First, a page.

Venus (0 vote)  
Venus

Venus aproaching their inferior conjunction
 
 
Awards & publications:
Amateur Astronomy Picture of the Day (AAPOD2), 23/apr/2017
 
 
En español, más abajo.
In spanish, below.

As seen from Earth, both Mercury and Venus have phases like our moon. That's because they circle the sun inside Earth's orbit. Planets that orbit between Earth and the sun are known as inner or inferior planets.

The phases of Venus were first observed by Galileo Galilei in the early 1600s. He observed that the planet presented a complete series of phases very similar to those of the Moon, seeing at one point as a fully illuminated disk until it came to be seen like a thin sickle.

Inferior planets can never be at "opposition," which is when the planet and the sun are on opposite sides of Earth. But inferior planets can be at "conjunction," which is when a planet, the sun and Earth are all in a straight line. Conjunction can happen once when the planet is on the opposite side of the sun from Earth and again when it's on the same side of the sun as Earth. When a planet is on the opposite side of the sun from Earth, we say it is at "superior conjunction." As the planet moves out from behind the sun and gets closer to Earth, we see less and less of the lit side. We see phases, similar to our moon's phases.

Venus will pass very close to the Sun in the sky toward its own inferior conjunction on March 25 2017. Watch its crescent get thinner and thinner as the planet's size appears larger and larger, because it is getting closer to Earth.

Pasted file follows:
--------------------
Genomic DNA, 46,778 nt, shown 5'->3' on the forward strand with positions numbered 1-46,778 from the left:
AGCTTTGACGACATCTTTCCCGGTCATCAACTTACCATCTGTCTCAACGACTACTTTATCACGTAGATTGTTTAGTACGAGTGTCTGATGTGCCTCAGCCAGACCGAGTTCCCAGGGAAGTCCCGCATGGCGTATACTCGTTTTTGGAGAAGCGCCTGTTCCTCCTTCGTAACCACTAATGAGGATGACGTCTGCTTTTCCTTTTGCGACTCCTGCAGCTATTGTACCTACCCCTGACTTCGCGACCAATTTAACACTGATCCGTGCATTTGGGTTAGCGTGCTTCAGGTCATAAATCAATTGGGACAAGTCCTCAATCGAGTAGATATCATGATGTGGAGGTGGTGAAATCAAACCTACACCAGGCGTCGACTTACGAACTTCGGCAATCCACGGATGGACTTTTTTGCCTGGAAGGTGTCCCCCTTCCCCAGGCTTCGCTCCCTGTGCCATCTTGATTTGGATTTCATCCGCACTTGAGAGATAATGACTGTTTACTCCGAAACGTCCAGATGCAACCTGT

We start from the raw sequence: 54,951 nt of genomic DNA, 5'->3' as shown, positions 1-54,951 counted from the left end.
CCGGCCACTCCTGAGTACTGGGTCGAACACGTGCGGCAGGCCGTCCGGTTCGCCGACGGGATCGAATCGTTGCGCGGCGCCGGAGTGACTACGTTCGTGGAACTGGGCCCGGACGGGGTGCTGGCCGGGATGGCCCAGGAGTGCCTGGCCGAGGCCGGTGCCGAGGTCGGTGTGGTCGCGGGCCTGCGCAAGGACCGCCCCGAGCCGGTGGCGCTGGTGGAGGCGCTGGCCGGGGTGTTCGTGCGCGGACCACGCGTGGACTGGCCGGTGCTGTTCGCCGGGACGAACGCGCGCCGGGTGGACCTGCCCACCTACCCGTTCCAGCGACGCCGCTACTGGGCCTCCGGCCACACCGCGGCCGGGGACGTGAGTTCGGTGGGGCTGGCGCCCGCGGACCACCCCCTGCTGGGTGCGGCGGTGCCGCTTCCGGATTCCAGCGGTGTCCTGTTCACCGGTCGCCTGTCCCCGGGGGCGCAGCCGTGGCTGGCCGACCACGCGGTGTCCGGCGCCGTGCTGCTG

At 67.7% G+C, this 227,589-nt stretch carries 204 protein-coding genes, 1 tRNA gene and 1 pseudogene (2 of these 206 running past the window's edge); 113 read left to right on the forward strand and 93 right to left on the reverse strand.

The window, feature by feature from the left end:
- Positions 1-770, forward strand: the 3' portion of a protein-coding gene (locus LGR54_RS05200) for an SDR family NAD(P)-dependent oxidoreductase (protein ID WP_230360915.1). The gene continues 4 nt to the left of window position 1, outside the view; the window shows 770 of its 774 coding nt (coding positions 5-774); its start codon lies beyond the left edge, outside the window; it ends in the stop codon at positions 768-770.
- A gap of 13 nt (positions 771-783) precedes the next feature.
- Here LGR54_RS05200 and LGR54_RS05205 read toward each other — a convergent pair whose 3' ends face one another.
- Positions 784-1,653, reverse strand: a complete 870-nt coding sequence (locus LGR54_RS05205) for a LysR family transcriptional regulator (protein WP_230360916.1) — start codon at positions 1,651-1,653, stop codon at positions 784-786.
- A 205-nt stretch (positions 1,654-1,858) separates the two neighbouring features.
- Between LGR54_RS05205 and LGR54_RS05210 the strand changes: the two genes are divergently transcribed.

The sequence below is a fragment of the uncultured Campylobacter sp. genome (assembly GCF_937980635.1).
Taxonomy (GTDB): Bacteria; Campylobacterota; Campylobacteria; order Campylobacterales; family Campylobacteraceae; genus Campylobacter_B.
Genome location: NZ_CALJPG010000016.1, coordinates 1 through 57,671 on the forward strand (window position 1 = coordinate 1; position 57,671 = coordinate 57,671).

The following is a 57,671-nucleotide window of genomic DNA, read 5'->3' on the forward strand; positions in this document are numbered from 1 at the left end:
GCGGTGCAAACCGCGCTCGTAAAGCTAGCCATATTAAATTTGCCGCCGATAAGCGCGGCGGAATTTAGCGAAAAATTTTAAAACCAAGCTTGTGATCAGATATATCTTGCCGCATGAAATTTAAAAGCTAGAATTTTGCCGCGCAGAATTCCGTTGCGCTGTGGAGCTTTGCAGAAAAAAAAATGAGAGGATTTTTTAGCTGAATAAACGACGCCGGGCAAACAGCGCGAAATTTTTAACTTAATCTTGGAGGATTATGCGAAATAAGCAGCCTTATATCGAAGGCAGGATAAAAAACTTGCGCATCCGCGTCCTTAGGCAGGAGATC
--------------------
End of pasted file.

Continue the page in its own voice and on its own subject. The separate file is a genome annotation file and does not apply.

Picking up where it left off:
This marks the end of Venus's apparition in the evening sky and its transition to become a morning object over the next few weeks. At closest approach, Venus will appear at a separation of only 8° from the Sun, making it totally unobservable for several weeks while it is lost in the Sun's glare.

Venus will also pass perigee – the time when it is closest to the Earth – at around the same time, since it will lie on exactly the same side of the Sun as the Earth in the Solar System. It will move to within a distance of 0.28 AU from the Earth, making it appear with its largest angular size. If it could be observed, it would measure 59.4 arcsec in diameter, whilst appearing completely unilluminated.

Venus is the second planet from the Sun, orbiting it every 224.7 Earth days. It has the longest rotation period (243 days) of any planet in the Solar System and rotates in the opposite direction to most other planets. It has no natural satellite. It is named after the Roman goddess of love and beauty. It is the second-brightest natural object in the night sky after the Moon, reaching an apparent magnitude of −4.6, bright enough to cast shadows. Because Venus orbits within Earth's orbit it is an inferior planet and never appears to venture far from the Sun; its maximum angular distance from the Sun (elongation) is 47.8°.

Venus is a terrestrial planet and is sometimes called Earth's "sister planet" because of their similar size, mass, proximity to the Sun, and bulk composition. It is radically different from Earth in other respects. It has the densest atmosphere of the four terrestrial planets, consisting of more than 96% carbon dioxide. The atmospheric pressure at the planet's surface is 92 times that of Earth, or roughly the pressure found 900 m (3,000 ft) underwater on Earth. Venus is by far the hottest planet in the Solar System, with a mean surface temperature of 735 K (462 °C; 863 °F), even though Mercury is closer to the Sun. Venus is shrouded by an opaque layer of highly reflective clouds of sulfuric acid, preventing its surface from being seen from space in visible light. It may have had water oceans in the past, but these would have vaporized as the temperature rose due to a runaway greenhouse effect. The water has probably photodissociated, and the free hydrogen has been swept into interplanetary space by the solar wind because of the lack of a planetary magnetic field. Venus's surface is a dry desertscape interspersed with slab-like rocks and is periodically resurfaced by volcanism.